Hanoi Party chief sets out to right environmental wrongs

By Vo Hai   January 15, 2021 | 09:00 am GMT+7
Hanoi Party chief sets out to right environmental wrongs
An environmental worker sprays powdered lime onto a pile of trash to remove its smell in Hanoi's Nam Tu Liem District as the Nam Son landfill in Soc Son District is blocked, October 26, 2020. Photo by VnExpress/Giang Huy.
Hanoi will focus on resolving environmental issues this year, particularly the controversial Nam Son waste treatment complex and low tree cover.

Vuong Dinh Hue, former Deputy PM who took over as the Hanoi Party Committee Secretary last year, said in a talk with VnExpress that the capital has dozens of issues to be tackled in the coming years, but environmental pollution and traffic congestion would get priority.

He highlighted the issue of the Nam Son waste treatment complex in Soc Son District, which has been in the news for long-standing disagreements over site clearance compensation that provoked residents to block entry to the dump, resulting in trash piling up on the streets.

The Nam Son landfill, Hanoi’s largest, receives around 5,000 tons of trash per day, and processes around 77 percent of all trash produced in the capital. Having operated since 1999, the site is now approaching its maximum capacity.

Hanoi must resolve the Nam Son issue for the long run and in a sustainable manner, Hue said. This would require authorities to monitor the collection and transportation of trash from their collection points to the waste treatment plant, not allowing leakage into the environment and appeasing citizens so there would be no more protest and blocks. The city must also make trash collection contracts transparent and open for the public to see, he said.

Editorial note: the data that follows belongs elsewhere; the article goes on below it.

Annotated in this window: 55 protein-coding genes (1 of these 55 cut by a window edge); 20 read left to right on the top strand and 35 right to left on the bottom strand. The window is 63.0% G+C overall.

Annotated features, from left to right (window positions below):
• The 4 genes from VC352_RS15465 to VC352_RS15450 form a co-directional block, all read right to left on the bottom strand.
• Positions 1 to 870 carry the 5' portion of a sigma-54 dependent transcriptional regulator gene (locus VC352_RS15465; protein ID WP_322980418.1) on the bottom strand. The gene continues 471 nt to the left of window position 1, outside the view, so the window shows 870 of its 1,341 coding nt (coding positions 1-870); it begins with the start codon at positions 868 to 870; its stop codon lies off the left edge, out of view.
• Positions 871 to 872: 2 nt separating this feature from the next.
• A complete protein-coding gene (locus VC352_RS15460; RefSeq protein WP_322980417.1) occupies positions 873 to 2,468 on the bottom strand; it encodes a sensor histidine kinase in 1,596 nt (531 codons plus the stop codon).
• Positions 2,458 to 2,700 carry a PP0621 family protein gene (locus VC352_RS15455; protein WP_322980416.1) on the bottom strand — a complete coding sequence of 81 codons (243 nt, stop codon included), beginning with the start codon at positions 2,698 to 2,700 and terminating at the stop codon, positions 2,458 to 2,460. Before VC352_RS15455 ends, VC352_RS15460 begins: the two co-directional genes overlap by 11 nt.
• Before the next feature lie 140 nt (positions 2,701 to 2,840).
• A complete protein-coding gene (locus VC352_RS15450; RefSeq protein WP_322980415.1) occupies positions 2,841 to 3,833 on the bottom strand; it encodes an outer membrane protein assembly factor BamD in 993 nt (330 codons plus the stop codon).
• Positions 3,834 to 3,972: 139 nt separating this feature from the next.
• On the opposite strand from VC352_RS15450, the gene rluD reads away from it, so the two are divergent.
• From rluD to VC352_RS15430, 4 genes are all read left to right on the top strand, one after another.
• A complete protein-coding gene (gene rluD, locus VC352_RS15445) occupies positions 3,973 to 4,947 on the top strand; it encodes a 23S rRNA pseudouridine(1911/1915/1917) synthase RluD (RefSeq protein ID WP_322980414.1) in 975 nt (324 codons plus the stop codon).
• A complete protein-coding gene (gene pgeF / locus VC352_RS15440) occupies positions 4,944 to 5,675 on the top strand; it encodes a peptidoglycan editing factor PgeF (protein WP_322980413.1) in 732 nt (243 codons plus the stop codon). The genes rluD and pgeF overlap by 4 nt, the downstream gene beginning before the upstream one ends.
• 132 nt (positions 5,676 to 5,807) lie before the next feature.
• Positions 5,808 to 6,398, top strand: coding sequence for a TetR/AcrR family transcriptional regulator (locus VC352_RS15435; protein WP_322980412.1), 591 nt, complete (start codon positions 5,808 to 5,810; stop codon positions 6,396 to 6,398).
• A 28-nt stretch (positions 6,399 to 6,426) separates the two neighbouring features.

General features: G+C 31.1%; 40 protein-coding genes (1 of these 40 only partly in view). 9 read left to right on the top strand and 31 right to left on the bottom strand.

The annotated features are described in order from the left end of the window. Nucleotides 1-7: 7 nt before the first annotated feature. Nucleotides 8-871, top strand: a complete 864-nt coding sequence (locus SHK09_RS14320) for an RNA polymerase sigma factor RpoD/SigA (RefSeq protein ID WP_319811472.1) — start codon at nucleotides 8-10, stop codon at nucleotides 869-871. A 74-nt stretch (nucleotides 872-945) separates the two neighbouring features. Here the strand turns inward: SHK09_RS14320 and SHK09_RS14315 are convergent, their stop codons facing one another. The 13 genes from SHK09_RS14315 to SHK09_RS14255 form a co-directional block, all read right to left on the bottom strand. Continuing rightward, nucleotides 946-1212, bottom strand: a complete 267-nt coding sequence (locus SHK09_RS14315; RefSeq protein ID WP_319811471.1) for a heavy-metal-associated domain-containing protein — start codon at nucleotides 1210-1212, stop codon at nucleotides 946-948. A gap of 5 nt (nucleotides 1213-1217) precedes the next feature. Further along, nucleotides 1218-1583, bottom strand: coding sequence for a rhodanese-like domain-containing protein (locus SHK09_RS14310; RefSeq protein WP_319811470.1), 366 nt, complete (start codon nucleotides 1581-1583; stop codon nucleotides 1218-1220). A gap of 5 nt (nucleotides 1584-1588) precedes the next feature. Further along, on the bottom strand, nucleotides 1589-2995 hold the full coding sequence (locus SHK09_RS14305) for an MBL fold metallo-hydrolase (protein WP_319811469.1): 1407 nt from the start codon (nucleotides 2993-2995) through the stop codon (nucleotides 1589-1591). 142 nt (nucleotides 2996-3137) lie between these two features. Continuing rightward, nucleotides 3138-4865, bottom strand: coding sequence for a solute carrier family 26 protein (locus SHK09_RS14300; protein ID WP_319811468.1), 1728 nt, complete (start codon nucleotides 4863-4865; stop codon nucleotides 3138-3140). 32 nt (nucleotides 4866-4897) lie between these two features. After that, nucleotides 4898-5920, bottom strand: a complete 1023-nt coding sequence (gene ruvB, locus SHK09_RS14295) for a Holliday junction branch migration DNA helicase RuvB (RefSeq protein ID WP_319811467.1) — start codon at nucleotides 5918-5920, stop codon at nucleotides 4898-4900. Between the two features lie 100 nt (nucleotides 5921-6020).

City authorities are planning to start operating the Nam Son waste-to-energy plant at the complex in May this year. The plant will be able to process around 4,000 tons of trash per day, producing 75-100 MW worth of electricity, Hue said.

More trees

Hue said Hanoi must also open more parks and plant more trees as soon as possible this year. Any plot of land available must be used for this purpose, he said.

Within the next two years, the capital must also finish renovating its markets, reduce traffic congestion and cut environmental pollution significantly, Hue said.

Vietnamese cities sorely lack tree cover, which has been depleting rapidly in recent decades, according to the Ministry of Natural Resources and the Environment.

For instance, the amount of tree cover in Hanoi and HCMC was only about two square meters for each citizen, much lower than the standard of 20-25 square meters per citizen in modern cities around the world.

 
 
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